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St. Louis rule creates legal traps for pro-lifers, lawsuit charges

St. Louis, Mo., May 24, 2017 / 06:18 am (CNA/EWTN News).- A St. Louis city ordinance that could force Catholic schools and pro-life pregnancy centers to hire employees who support abortion has drawn legal opposition from the Archbishop of St. Louis and several pro-life organizations.

“As Catholics, we know that all life is a gift from God and our parents, and must be protected at any cost,” St. Louis Archbishop Robert Carlson said May 22. “Sadly, legal protection for those members of the human family waiting to be born in this country was removed by the Supreme Court in 1973.”

“Now, some of our St. Louis politicians have made a protected 'class' out of 'reproductive health,' which is merely a politically correct euphemism for abortion,” the archbishop said at a press conference on the steps of the federal courthouse in downtown St. Louis.

He said the archdiocese will not comply with the “vile bill.”

Archbishop Carlson was joined by Peggy Forrest of Our Lady’s Inn, which promotes abortion alternatives for pregnant women, archdiocesan newspaper the St. Louis Review reports. Also present was Sarah Pitlyk, special counsel for the Thomas More Society, which has filed the lawsuit seeking judicial review.

The Archdiocesan Elementary Schools of St. Louis, Our Lady’s Inn, and the private company O’Brien Industrial Holdings, LLC are parties to the lawsuit concerning St. Louis Ordinance 70459, also called Board Bill 203 Committee Substitute. The ordinance, enacted in February, creates a protected status for anyone who has “made a decision related to abortion,” even in cases where the abortion was not their own. The protections apply to corporations and all businesses, not only individuals.

Opponents said the bill would bar any individual or entity, including Christian organizations, from refusing to sell or rent property to individuals or businesses that promote or provide abortions. It could require Catholic schools to hire abortion supporters or potentially be sued.

The lawsuit notes the archdiocesan schools require teachers and employees to sign a statement saying they will not publicly support abortion and will otherwise live in harmony with Catholic teachings in their professional and personal lives. Organizations that require such a statement face criminal fines under the city bill, while individuals who enforce it face a fine and even jail time.

“The passage of this bill is not a milestone of our city’s success. It is, rather, a marker of our city’s embrace of the culture of death,” said Archbishop Carlson.

Pitlyk of the Thomas More Society further criticized the ordinance.

“The City of St. Louis, by pushing an abortion agenda, is clearly out of step with the rest of the state,” she charged. “The city has taken the protections typically granted to prevent discrimination for ‘race, age, religion, sex or disability’ and applied them to those who have made or expect to make ‘reproductive health decisions’,” she said.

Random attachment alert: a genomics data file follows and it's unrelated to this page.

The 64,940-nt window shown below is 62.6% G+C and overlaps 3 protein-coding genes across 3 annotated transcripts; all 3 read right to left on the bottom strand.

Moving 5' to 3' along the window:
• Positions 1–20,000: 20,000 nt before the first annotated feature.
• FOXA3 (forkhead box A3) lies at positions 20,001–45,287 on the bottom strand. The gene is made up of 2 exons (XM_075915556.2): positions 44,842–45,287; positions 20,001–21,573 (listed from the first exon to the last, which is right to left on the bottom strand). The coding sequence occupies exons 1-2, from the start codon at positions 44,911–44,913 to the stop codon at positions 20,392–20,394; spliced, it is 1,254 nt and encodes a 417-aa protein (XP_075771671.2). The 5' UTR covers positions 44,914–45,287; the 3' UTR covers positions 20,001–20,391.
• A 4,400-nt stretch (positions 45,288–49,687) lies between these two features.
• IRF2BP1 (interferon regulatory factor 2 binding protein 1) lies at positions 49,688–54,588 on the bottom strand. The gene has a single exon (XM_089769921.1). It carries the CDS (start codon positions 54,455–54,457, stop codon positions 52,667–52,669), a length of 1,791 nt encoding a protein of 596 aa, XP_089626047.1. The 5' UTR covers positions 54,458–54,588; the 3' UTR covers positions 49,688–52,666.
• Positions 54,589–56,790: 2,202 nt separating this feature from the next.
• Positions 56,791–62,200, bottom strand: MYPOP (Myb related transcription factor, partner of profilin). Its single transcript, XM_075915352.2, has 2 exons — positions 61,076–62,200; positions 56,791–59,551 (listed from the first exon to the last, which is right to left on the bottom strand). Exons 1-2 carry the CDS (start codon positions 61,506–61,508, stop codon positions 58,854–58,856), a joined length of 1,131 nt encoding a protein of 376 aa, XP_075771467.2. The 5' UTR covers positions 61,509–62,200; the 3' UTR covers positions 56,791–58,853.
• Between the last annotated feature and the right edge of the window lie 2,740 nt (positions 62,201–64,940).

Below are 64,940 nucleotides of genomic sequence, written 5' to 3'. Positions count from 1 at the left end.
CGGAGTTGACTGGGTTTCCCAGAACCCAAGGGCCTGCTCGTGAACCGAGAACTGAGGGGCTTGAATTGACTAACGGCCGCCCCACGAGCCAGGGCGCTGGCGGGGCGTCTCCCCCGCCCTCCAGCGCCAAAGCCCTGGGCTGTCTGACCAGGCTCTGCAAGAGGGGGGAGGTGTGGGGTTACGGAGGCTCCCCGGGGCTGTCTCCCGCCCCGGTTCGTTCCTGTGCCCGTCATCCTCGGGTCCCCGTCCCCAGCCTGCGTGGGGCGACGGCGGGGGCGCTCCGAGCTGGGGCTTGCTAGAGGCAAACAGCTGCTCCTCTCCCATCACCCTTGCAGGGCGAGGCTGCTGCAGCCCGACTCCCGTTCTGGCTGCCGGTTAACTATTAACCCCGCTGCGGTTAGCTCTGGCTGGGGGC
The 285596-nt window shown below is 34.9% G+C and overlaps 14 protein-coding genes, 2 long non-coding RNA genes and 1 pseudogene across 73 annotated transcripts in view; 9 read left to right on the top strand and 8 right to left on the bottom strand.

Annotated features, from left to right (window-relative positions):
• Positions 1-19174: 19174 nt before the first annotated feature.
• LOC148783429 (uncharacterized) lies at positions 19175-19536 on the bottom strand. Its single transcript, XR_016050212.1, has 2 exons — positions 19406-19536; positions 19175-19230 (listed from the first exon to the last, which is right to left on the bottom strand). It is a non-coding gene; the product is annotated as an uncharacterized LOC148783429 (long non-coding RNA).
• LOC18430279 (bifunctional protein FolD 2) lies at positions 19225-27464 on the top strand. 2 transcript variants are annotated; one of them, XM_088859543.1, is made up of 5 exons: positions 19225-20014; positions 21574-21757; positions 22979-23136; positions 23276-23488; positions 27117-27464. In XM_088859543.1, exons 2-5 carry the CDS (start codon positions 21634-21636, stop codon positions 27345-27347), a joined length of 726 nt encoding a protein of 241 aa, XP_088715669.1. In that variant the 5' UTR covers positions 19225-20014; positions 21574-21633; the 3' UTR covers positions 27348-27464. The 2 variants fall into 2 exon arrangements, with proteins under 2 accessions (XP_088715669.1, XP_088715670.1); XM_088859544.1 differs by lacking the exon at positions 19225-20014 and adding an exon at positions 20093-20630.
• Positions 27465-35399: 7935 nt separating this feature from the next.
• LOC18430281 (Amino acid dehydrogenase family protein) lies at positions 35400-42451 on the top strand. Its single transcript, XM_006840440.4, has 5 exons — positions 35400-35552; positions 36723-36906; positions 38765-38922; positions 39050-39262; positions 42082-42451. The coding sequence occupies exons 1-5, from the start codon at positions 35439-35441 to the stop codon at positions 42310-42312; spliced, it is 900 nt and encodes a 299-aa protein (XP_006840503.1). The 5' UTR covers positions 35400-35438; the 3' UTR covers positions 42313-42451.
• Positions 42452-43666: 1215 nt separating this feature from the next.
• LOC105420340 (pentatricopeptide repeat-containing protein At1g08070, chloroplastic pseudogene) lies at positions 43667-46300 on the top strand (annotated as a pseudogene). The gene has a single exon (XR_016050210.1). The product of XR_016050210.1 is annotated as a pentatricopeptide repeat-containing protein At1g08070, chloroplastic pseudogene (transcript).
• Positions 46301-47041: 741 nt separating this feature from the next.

Forrest said that the ordinance would bar Our Lady’s Inn from hiring only individuals who support its mission to provide abortion alternatives.

She said that since the ordinance was passed, her organization has received several suspicious calls that seemed like possible legal traps. She said there is a great possibility “that women either pretending to need services or knowing full well they don't want the services that we provide will engage us just to see if they can catch us in violating the ordinance.”

“It’s insincere and takes up time for women who really are interested in our services,” Forrest added. “We support women who have already made a choice for life. And if that's not the choice they’ve made then our services don’t match them.”  

The ordinance would also require businesses to include abortion coverage in employee health care plans, even if owners object. The Thomas More Society said this requirement is unlawful under the 2014 U.S. Supreme Court decision involving Hobby Lobby’s challenge to a federal rule mandating coverage of contraceptive drugs, including drugs that can cause abortion.

The Catholic-owned O’Brien Industrial Holdings, LLC, was also part of the Hobby Lobby case.

The St. Louis legal complaint said the ordinance violates other constitutional protections involving free speech, free association, the religion clauses of the First Amendment, due process rights, and equal protection, as well as several state laws.

Pitlyk also faulted the ordinance’s “extremely limited” religious exemptions for housing and employment, and its lack of exemptions for individuals who have “sincere religious, moral or ethical objections to abortion.”